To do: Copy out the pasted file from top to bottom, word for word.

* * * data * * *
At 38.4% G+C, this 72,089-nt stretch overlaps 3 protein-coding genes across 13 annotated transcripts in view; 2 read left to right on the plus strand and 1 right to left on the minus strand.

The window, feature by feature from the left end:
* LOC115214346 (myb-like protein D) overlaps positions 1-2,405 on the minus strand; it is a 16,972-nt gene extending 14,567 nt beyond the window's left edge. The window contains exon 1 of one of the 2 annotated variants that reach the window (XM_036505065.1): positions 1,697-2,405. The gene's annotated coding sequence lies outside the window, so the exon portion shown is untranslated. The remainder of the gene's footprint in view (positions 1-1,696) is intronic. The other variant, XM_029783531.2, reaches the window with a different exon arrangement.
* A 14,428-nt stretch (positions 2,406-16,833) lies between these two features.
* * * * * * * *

At 38.4% G+C, this 72,089-nt stretch overlaps 3 protein-coding genes across 13 annotated transcripts in view; 2 read left to right on the plus strand and 1 right to left on the minus strand.

The window, feature by feature from the left end:
* LOC115214346 (myb-like protein D) overlaps positions 1-2,405 on the minus strand; it is a 16,972-nt gene extending 14,567 nt beyond the window's left edge. The window contains exon 1 of one of the 2 annotated variants that reach the window (XM_036505065.1): positions 1,697-2,405. The gene's annotated coding sequence lies outside the window, so the exon portion shown is untranslated. The remainder of the gene's footprint in view (positions 1-1,696) is intronic. The other variant, XM_029783531.2, reaches the window with a different exon arrangement.
* A 14,428-nt stretch (positions 2,406-16,833) lies between these two features.